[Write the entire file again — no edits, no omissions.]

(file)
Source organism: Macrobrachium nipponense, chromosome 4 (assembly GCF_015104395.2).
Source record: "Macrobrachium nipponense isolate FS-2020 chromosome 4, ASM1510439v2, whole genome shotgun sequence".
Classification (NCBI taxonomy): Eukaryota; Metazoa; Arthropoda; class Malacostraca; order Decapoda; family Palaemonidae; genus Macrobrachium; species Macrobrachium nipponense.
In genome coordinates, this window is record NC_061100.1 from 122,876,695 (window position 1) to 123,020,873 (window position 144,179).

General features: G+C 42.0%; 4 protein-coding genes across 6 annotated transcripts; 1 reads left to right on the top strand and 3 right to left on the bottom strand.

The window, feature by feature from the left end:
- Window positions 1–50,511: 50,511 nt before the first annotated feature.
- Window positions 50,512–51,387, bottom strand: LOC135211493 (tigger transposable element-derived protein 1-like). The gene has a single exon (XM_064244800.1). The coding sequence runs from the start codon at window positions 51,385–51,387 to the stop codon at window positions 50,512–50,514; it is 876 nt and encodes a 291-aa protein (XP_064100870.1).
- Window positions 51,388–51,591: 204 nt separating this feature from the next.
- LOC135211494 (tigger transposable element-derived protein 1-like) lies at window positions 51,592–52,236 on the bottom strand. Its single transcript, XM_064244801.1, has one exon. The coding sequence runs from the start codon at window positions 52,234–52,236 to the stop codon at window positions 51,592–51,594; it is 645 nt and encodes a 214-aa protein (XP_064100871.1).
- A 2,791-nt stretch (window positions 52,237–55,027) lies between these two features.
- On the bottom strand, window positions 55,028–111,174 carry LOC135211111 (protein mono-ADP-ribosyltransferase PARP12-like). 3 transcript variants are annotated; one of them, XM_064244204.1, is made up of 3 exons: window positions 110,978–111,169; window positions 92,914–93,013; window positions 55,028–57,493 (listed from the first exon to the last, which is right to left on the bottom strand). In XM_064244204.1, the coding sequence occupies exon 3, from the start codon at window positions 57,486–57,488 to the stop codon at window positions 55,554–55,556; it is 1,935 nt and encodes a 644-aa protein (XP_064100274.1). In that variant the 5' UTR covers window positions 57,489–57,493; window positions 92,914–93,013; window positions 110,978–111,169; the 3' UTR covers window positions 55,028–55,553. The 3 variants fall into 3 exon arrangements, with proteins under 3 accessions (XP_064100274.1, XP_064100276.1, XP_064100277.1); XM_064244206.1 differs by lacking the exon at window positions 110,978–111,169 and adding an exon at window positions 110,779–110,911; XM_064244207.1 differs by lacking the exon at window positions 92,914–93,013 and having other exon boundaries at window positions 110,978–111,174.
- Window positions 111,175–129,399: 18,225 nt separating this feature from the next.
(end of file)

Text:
Source organism: Macrobrachium nipponense, chromosome 4 (assembly GCF_015104395.2).
Source record: "Macrobrachium nipponense isolate FS-2020 chromosome 4, ASM1510439v2, whole genome shotgun sequence".
Classification (NCBI taxonomy): Eukaryota; Metazoa; Arthropoda; class Malacostraca; order Decapoda; family Palaemonidae; genus Macrobrachium; species Macrobrachium nipponense.
In genome coordinates, this window is record NC_061100.1 from 122,876,695 (window position 1) to 123,020,873 (window position 144,179).

General features: G+C 42.0%; 4 protein-coding genes across 6 annotated transcripts; 1 reads left to right on the top strand and 3 right to left on the bottom strand.

The window, feature by feature from the left end:
- Window positions 1–50,511: 50,511 nt before the first annotated feature.
- Window positions 50,512–51,387, bottom strand: LOC135211493 (tigger transposable element-derived protein 1-like). The gene has a single exon (XM_064244800.1). The coding sequence runs from the start codon at window positions 51,385–51,387 to the stop codon at window positions 50,512–50,514; it is 876 nt and encodes a 291-aa protein (XP_064100870.1).
- Window positions 51,388–51,591: 204 nt separating this feature from the next.
- LOC135211494 (tigger transposable element-derived protein 1-like) lies at window positions 51,592–52,236 on the bottom strand. Its single transcript, XM_064244801.1, has one exon. The coding sequence runs from the start codon at window positions 52,234–52,236 to the stop codon at window positions 51,592–51,594; it is 645 nt and encodes a 214-aa protein (XP_064100871.1).
- A 2,791-nt stretch (window positions 52,237–55,027) lies between these two features.
- On the bottom strand, window positions 55,028–111,174 carry LOC135211111 (protein mono-ADP-ribosyltransferase PARP12-like). 3 transcript variants are annotated; one of them, XM_064244204.1, is made up of 3 exons: window positions 110,978–111,169; window positions 92,914–93,013; window positions 55,028–57,493 (listed from the first exon to the last, which is right to left on the bottom strand). In XM_064244204.1, the coding sequence occupies exon 3, from the start codon at window positions 57,486–57,488 to the stop codon at window positions 55,554–55,556; it is 1,935 nt and encodes a 644-aa protein (XP_064100274.1). In that variant the 5' UTR covers window positions 57,489–57,493; window positions 92,914–93,013; window positions 110,978–111,169; the 3' UTR covers window positions 55,028–55,553. The 3 variants fall into 3 exon arrangements, with proteins under 3 accessions (XP_064100274.1, XP_064100276.1, XP_064100277.1); XM_064244206.1 differs by lacking the exon at window positions 110,978–111,169 and adding an exon at window positions 110,779–110,911; XM_064244207.1 differs by lacking the exon at window positions 92,914–93,013 and having other exon boundaries at window positions 110,978–111,174.
- Window positions 111,175–129,399: 18,225 nt separating this feature from the next.